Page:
San Jose Homelessness Update

A homeless San Jose man cooks dinner. Photo: Marcio Jose Sanchez

A panel of professional staff and community leaders met at the San Jose City Council on Friday October 20 to review current efforts to prevent homelessness in Santa Clara County. There are now (2017) an estimated 7,400 homeless individuals living in Santa Clara County, 70 percent of whom were found to suffer from a disabling physical or mental health condition. One study concluded that managing homelessness rather than ending homelessness is costing county taxpayers an estimated $520 million per year.

“Our collective vision is to end homelessness in Santa Clara County,” declared San Jose Director of Housing Jacky Morales-Ferrand. “We will have a systemic response in place so that homelessness is prevented or is a rare, brief, and non-recurring experience.”

San Jose Acting Deputy Director of Housing Ray Bramson pointed to three key factors as the root causes of homelessness in California: the loss of affordable housing funding, that wages and public assistance have not kept pace with the cost of living, and the closing of state psychiatric institutions.

“Simply put, renters are paying more than they used to, and they’re making less, so we’re seeing people fall into homelessness.” said Bramson. Deinstitutionalization “meant that there is no place for people [with psychiatric conditions] to go, and there isn’t adequate support and care for people who need it the most.”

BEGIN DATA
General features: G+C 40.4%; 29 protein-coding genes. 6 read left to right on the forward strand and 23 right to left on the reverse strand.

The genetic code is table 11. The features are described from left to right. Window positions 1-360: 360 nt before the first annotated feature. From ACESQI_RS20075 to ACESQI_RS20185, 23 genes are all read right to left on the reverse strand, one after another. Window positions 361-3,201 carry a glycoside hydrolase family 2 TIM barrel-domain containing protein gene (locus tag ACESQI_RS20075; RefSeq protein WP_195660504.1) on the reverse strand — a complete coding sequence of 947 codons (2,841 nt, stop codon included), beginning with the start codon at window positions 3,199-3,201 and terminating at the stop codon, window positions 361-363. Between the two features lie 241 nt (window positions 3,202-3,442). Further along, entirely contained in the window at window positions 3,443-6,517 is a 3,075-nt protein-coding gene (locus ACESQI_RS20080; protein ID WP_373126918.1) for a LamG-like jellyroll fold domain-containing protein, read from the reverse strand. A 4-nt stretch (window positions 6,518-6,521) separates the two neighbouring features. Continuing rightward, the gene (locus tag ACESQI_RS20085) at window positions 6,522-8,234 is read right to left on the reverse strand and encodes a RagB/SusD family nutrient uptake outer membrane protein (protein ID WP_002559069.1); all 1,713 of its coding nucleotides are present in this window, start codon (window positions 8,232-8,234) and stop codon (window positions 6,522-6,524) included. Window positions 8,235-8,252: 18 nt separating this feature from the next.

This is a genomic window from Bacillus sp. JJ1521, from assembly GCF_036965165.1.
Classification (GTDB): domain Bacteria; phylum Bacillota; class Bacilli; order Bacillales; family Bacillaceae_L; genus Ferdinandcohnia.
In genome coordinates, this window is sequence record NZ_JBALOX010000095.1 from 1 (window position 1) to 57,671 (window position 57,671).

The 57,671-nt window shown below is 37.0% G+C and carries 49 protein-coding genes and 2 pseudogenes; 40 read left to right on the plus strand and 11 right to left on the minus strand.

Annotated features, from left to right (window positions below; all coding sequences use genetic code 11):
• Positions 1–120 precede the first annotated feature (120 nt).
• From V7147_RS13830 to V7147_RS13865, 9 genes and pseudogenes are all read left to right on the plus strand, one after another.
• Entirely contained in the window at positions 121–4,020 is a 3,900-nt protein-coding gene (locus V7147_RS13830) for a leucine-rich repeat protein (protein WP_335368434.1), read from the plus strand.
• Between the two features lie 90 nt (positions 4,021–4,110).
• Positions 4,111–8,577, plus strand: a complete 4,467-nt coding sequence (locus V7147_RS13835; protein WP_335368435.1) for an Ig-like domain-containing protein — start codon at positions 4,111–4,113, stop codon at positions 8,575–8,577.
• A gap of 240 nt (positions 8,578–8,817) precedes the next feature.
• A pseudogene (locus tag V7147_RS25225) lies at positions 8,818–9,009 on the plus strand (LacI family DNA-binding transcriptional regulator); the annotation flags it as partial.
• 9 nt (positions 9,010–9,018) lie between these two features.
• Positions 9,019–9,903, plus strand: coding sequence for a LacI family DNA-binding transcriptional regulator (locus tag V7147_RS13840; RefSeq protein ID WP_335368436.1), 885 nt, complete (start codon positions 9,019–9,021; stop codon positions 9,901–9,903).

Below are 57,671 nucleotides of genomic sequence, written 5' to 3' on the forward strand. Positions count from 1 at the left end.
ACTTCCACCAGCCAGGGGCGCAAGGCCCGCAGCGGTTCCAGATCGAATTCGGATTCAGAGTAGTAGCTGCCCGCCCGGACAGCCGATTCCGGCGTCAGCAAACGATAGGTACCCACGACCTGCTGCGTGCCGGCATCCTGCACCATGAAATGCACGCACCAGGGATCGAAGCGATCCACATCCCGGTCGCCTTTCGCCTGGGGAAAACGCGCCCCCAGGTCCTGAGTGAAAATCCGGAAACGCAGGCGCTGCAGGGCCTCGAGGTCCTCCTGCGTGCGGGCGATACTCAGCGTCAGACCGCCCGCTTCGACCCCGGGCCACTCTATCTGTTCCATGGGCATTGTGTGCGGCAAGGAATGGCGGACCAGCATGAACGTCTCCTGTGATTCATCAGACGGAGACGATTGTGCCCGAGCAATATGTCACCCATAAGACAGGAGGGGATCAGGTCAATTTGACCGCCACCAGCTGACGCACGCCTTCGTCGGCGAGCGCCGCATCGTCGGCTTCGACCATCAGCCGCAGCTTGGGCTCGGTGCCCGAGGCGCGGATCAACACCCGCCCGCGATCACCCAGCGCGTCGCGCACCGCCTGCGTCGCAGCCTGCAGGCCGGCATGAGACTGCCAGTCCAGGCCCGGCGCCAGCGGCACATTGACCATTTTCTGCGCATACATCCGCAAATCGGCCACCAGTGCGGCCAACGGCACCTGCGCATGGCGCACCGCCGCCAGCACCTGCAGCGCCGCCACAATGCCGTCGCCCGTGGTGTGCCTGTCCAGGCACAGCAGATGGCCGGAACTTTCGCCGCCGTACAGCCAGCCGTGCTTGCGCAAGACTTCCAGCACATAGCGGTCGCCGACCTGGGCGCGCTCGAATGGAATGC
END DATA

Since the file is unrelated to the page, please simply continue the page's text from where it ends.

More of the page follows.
“I talk to a lot of Mayors in a lot of cities and everyone is struggling with this in a huge way,” said Mayor Sam Liccardo. “Nobody’s figured this out.”

Santa Clara County Director of Supportive Housing Ky Le summarized the county’s Supportive Housing System, “a set of programs tailored to individuals needs.” The programs include Homelessness Prevention, Transitional Housing, Rapid Rehousing, and Permanent Supportive Housing. “Not all homeless individuals and families face the same barriers,” said Le.

“We’d rather not be homeless, but since we are we need to be treated like human beings rather than animals,” said homeless resident Lorrette Quiroz, who complained of San Jose’s “sweepers” who confiscate and throw away personal possessions when they remove homeless residents from an area.

“We are the most innovative area, not just in the nation, but in the world,” said resident Jacky. “There is no reason that we cannot bring dignity to the people in our community who need it most.”

“Compassion without action is nothing,”┬ásaid City Council member Sergio Jimenez. “Our goal is to make intelligent decisions and putting things into action.”

But in the case, the City Council took no action, as the homelessness review was an informational study session.